Hiking Up The Jochart

I am going to admit that you run a little bit short of things to do once you arrive at the Kalte Kuchl. There is only one restaurant that serves a delicious Strudel, but other than that you’re short pressed for entertainment.

However, one of the things I would recommend is hiking up the Jochart. I know … getting out of the car and using your feet when on a road trip … unheard of, but it is going to be worth it. Not only does it lead you to the beginning of the best way back to Vienna, it also offers you a fantastic view.

If you’re coming from the West, take the left at the intersection right before the town sign of Rohr am Gebirge. This leads you onto a road about one and a half cars wide. After about one kilometre you’ll see a small house on the left side. This is important to remember because it is going to be start of your hike!

Unfortunately, there are no car parks right there. Either you park in Rohr, or you drive one or two curves further, only adding about 100 meters, and park your car on the gravel on the right. When you’re there you’ll know what I mean.

However, when you park there please keep in mind that this place is used by foresters to stack wood. While it is not illegal to park here, be considerate enough to not block any access to the stacked wood should they want to pick up when you happen to be there.

Then you can set off to hike up the Jochart. The route is marked as red, and there are signs leading you to the very top. Hence, it is quite hard to get lost unless you happen to be blind. The route is split into two stints. One takes you to the Hammerleck – which is around 900 meters. The very first part of the climb is pretty easy. It really made me wonder who thought that this should be classified as a red route …

Furthermore, on the day I was hiking 900 meters marked the snow line. I never knowingly crossed into it. You'll notice that there are slight drops falling but they’re above you. Then as you cross into you, you begin to notice that the snow sticks to the trees and leaves.

The last meters to the Hammerleck make you realize why this was classified as a red route. Especially hiking up in late autumn with wet leaves under my feet there was one or two occasions that made me wish I hadn’t forgotten my jogging shoes at home … In fact, I adopted a small stick for assistance.

Once you made it past this bit, you’re past the worst. Afterwards, a smaller and slightly twiddly trail leads you along to the last 300 meters. Before you know it, you are at the top, and not a bit lower than 1,200 meters above sea-level.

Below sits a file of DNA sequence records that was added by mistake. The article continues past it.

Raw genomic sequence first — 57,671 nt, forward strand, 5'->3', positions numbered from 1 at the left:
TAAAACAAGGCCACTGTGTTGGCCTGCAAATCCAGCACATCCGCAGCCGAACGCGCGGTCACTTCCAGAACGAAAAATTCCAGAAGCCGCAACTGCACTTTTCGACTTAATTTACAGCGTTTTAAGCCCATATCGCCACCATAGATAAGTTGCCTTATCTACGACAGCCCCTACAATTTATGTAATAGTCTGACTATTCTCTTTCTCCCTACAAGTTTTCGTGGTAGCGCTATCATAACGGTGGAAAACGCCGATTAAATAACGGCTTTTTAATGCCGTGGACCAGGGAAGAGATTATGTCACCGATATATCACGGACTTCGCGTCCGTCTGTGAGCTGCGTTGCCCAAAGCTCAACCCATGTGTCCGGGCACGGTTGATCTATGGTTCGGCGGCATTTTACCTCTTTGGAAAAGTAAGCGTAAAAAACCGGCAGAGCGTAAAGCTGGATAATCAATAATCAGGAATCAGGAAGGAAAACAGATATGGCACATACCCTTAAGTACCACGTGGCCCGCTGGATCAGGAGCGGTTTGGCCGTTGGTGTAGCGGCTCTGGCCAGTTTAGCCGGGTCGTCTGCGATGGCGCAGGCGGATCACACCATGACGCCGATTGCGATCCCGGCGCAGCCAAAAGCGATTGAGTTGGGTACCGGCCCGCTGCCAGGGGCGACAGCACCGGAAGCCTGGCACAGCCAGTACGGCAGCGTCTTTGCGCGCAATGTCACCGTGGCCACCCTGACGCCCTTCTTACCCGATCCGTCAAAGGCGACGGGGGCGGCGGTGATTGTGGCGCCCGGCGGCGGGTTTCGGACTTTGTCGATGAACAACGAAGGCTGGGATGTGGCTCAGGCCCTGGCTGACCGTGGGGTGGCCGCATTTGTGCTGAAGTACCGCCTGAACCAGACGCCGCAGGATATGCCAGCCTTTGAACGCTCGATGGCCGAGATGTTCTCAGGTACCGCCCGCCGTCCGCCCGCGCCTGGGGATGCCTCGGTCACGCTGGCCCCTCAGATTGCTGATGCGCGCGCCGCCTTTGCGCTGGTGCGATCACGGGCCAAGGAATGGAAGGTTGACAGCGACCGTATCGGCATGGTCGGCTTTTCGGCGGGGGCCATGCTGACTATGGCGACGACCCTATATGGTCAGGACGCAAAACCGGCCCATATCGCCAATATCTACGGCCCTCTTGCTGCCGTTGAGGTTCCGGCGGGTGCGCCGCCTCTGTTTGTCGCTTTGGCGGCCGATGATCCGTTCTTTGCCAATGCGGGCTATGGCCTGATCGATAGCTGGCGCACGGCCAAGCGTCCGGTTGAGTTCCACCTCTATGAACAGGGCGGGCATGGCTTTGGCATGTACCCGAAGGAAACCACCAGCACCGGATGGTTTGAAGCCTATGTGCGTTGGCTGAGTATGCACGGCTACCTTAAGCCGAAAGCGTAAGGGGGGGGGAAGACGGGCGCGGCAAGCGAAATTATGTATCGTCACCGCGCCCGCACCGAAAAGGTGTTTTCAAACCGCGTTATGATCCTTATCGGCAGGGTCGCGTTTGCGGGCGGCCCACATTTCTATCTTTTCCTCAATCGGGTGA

Then you are gifted with two different views. Towards the West you can see into the alps. The beginnings of what leads to the highest mountains of the continent, while to the East you almost begin to realize why Lower Austria is called that as the mountains fall away.

I was gifted with an amazing view. I was about to write “and with the first snow of the year” but that happened in August at the Glockner. Instead I am going to opt for, it gave me the first snow of this season!

Furthermore, there was a sense of gratification because I had just managed something that wasn’t all too easy and was gifted with a pretty decent view as well. Win – win.

Then again, I am somewhat of an athlete and my brother would have been pretty willing to stab me for dragging him up there – if he had come along. If you’re a little bit fit, you should do fine hiking upwards … otherwise, some cursing might be involved.

After making my way back down again – which included the most graceful fall onto my arse – I set off back home. I suggest you do not turn around when you set off again, instead follow the road you were in and you’ll be gifted with an amazing back road.

More of that soon ­čśë

Read More About The Kalte Kuchl Trip:

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The Beauty of The Kalte Kuchl|The Back Roads of The Kalte Kuchl

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